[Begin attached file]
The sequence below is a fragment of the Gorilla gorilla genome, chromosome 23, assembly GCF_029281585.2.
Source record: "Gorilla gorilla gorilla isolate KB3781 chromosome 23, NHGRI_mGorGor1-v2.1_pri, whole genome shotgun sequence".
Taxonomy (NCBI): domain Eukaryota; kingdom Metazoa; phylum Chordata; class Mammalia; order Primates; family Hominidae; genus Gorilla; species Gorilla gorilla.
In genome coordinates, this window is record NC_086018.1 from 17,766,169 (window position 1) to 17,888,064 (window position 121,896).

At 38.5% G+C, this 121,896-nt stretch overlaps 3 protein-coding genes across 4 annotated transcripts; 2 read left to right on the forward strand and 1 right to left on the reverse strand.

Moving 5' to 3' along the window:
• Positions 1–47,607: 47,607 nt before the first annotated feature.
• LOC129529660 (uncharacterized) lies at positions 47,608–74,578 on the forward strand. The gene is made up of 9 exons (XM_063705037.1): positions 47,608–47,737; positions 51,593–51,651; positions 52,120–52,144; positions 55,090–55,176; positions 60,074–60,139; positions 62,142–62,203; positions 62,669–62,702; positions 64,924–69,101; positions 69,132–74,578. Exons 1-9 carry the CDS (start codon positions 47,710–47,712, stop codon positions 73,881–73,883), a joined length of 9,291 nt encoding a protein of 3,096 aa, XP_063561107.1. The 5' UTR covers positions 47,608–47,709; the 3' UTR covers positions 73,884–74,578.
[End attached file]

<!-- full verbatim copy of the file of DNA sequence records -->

The sequence below is a fragment of the Gorilla gorilla genome, chromosome 23, assembly GCF_029281585.2.
Source record: "Gorilla gorilla gorilla isolate KB3781 chromosome 23, NHGRI_mGorGor1-v2.1_pri, whole genome shotgun sequence".
Taxonomy (NCBI): domain Eukaryota; kingdom Metazoa; phylum Chordata; class Mammalia; order Primates; family Hominidae; genus Gorilla; species Gorilla gorilla.
In genome coordinates, this window is record NC_086018.1 from 17,766,169 (window position 1) to 17,888,064 (window position 121,896).

At 38.5% G+C, this 121,896-nt stretch overlaps 3 protein-coding genes across 4 annotated transcripts; 2 read left to right on the forward strand and 1 right to left on the reverse strand.

Moving 5' to 3' along the window:
• Positions 1–47,607: 47,607 nt before the first annotated feature.
• LOC129529660 (uncharacterized) lies at positions 47,608–74,578 on the forward strand. The gene is made up of 9 exons (XM_063705037.1): positions 47,608–47,737; positions 51,593–51,651; positions 52,120–52,144; positions 55,090–55,176; positions 60,074–60,139; positions 62,142–62,203; positions 62,669–62,702; positions 64,924–69,101; positions 69,132–74,578. Exons 1-9 carry the CDS (start codon positions 47,710–47,712, stop codon positions 73,881–73,883), a joined length of 9,291 nt encoding a protein of 3,096 aa, XP_063561107.1. The 5' UTR covers positions 47,608–47,709; the 3' UTR covers positions 73,884–74,578.